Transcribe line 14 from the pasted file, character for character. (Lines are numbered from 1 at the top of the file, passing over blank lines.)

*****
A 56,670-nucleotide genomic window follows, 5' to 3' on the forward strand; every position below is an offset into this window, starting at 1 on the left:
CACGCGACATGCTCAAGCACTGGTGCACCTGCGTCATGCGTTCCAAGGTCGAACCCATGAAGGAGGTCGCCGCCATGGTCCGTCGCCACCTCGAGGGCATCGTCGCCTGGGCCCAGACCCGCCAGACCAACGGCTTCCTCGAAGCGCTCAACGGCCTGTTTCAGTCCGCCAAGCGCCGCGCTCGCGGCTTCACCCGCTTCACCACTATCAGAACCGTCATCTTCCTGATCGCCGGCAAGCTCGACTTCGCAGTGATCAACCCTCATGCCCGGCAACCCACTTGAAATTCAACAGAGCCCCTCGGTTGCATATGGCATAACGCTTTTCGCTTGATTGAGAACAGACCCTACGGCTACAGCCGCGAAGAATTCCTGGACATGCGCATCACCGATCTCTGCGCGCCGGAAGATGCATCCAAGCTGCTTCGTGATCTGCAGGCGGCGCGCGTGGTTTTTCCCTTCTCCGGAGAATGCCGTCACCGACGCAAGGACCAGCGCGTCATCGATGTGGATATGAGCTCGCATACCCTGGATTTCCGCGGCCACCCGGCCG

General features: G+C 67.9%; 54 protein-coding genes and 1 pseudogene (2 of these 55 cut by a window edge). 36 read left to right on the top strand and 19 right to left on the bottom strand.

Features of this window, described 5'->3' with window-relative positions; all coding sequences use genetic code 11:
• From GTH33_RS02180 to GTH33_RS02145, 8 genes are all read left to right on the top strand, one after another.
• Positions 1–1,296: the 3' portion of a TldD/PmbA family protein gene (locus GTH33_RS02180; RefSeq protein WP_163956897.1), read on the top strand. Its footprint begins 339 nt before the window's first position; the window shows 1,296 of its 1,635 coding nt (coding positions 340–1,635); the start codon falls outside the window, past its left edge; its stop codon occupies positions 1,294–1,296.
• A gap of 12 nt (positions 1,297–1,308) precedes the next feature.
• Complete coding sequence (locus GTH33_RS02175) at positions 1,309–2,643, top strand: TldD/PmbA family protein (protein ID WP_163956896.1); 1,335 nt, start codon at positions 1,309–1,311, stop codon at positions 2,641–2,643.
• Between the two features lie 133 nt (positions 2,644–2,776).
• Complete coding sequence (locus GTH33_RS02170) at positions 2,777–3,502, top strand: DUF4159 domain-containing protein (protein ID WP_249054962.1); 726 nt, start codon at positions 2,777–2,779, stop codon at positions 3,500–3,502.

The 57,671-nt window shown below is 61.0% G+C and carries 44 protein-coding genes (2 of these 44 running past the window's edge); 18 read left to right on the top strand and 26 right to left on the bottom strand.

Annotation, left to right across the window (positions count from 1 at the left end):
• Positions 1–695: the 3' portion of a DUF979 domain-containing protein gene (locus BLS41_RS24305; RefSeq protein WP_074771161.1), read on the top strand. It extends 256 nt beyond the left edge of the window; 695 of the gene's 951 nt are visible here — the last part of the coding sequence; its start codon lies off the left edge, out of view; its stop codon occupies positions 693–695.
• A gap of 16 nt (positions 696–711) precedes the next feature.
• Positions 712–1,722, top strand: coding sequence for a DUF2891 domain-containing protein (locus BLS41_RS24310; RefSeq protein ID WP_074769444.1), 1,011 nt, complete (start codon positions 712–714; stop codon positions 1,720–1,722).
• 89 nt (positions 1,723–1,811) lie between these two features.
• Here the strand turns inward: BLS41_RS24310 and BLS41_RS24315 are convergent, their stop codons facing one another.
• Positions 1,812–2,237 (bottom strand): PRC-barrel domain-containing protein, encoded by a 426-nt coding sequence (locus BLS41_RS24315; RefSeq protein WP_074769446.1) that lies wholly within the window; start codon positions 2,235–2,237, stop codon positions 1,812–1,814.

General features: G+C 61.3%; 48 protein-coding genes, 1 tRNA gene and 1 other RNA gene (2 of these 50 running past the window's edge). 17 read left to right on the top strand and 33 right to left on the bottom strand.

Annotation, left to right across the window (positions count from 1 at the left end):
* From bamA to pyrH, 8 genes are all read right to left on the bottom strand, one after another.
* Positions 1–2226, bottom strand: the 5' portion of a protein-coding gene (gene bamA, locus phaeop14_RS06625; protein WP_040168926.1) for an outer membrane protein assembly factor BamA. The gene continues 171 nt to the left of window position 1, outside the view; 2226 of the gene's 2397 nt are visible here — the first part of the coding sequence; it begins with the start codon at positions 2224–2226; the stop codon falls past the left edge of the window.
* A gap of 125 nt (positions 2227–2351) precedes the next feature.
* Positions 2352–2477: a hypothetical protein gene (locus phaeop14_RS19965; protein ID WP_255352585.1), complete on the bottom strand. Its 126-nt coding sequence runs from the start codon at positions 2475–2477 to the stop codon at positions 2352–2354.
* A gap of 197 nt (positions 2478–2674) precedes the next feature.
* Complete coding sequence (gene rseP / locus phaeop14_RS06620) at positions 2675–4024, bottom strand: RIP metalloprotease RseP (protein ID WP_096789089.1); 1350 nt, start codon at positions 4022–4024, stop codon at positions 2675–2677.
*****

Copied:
• A gap of 16 nt (positions 696–711) precedes the next feature.